Over at The New Republic, Jed Perl says that the Met’s “Pen and Parchment: Drawing in the Middle Ages” is one of the most original shows he’s seen in 7 years:
The entire show fits into three galleries, but what galleries they are![The curator Melanie] Holcomb has gathered books and manuscripts from museums, libraries, andreligious institutions in Europe and the United States. And it is inthese bound volumes that the signal graphic achievements of the MiddleAges are to be found.
Everybody, of course, knows the illuminatedmanuscripts of those centuries, with their dazzlingly colored pages,finished to a jewel-like shimmer. Holcomb’s great idea has been to setthose works aside for the time being, and focus instead on what havetraditionally perhaps been regarded as humbler fare.
These are thepictures done with black or brown or sometimes colored ink, many ofwhich have, at least at first glance, a more casual, more informalcharacter. Such works, she argues, put us in touch with the medievalartist’s most immediate impressions and responses. I think she isabsolutely right.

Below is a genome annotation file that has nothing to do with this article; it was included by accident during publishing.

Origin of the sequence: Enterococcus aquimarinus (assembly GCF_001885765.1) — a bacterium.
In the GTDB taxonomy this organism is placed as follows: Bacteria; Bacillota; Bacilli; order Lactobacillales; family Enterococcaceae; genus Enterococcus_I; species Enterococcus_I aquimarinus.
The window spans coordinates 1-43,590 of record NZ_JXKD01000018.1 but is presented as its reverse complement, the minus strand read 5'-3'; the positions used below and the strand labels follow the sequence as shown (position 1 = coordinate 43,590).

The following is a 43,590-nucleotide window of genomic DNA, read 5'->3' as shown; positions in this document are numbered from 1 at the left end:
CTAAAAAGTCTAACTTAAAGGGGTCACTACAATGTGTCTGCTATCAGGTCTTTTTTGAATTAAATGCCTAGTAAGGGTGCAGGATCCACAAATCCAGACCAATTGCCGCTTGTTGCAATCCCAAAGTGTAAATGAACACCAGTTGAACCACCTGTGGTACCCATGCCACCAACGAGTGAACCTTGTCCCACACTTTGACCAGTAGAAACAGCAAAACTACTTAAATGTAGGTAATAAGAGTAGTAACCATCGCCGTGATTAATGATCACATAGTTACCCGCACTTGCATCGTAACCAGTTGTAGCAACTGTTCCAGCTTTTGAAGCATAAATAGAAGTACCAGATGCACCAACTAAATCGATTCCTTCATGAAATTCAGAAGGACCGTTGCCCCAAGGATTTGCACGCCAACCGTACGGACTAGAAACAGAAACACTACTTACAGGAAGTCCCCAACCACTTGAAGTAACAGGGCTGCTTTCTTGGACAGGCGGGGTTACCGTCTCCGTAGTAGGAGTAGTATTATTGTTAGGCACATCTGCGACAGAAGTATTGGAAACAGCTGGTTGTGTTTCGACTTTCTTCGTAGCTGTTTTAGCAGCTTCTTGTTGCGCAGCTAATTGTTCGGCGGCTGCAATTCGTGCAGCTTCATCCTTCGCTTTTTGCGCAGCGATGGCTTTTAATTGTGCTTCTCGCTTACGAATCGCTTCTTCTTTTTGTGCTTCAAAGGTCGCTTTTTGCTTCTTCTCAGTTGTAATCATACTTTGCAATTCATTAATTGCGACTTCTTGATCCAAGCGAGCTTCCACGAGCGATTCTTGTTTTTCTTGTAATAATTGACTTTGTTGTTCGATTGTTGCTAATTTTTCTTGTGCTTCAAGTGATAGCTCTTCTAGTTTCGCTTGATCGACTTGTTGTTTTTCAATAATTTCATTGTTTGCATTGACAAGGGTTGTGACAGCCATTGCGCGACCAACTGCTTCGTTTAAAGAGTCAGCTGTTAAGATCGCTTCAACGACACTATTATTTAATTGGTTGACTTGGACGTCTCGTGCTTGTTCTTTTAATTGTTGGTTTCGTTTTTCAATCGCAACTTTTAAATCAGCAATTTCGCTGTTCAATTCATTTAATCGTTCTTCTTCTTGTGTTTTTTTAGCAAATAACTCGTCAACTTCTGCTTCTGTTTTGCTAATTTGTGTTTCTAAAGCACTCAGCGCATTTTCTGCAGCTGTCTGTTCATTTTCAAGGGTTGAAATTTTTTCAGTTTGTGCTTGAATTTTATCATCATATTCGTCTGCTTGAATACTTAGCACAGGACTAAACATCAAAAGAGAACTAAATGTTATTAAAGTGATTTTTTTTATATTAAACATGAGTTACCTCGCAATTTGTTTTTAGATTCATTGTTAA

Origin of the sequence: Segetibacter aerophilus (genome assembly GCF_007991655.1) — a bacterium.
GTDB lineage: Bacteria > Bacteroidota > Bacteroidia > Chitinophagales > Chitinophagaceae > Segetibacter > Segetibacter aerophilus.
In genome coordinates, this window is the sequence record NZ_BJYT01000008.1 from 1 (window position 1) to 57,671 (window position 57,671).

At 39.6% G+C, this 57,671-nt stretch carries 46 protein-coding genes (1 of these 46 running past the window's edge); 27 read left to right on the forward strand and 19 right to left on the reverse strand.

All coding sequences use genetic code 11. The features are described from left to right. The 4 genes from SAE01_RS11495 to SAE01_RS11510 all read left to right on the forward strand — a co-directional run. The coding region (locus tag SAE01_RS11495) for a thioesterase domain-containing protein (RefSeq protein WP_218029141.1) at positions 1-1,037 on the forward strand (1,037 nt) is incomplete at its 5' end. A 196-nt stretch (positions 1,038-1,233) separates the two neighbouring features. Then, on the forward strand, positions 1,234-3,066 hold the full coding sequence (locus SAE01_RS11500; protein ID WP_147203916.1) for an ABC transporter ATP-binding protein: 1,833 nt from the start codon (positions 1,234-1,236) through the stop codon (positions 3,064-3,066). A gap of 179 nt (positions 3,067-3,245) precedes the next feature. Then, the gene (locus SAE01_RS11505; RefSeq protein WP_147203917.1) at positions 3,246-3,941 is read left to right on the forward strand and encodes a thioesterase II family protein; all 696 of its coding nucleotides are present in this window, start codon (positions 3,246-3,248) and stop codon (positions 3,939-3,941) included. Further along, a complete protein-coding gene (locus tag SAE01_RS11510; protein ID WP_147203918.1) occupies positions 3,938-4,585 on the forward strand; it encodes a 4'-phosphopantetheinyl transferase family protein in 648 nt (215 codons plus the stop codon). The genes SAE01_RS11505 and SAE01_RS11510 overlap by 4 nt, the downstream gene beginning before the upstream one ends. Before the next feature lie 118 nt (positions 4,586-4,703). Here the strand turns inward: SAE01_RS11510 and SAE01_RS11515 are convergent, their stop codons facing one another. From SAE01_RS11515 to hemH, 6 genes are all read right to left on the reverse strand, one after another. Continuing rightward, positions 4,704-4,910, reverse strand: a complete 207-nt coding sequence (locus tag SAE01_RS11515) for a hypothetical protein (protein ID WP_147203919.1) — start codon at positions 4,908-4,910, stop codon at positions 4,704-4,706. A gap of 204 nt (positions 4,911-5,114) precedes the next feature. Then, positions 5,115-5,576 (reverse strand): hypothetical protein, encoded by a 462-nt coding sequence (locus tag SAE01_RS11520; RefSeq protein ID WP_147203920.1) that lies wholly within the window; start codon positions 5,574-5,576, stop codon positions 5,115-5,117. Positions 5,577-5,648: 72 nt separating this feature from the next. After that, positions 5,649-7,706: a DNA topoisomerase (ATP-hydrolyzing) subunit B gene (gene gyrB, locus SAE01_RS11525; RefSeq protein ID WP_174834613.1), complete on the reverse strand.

David Shrigley’s mixtape. Rick Poynor profiled the illustrator for Print in our May/June 2006 issue.
The Courtauld Institute in London is considering drastic cuts to its three archives of images. More than three million images are kept in the Somerset House andare currently open to the public every weekday, for 10 pounds a year. The collections include the Witt library, which holds approximately two million photographs and reproductions; the Conway Library (one million); and the Photographic Survey, which covers 600 collections.
15 billboards that don’t belong next to each other. (How many of these are intentional, though?)
Former Print managing editor Todd Pruzan created a narrative for a golf ball bank on Significant Objects this week. It sold for $14.50. Right now, you can bid on a porcelain statuette of the Baron Von Blaueheimer holding a peace dove.
And J. Penry has updated his site with an awesome collection of pet portraits.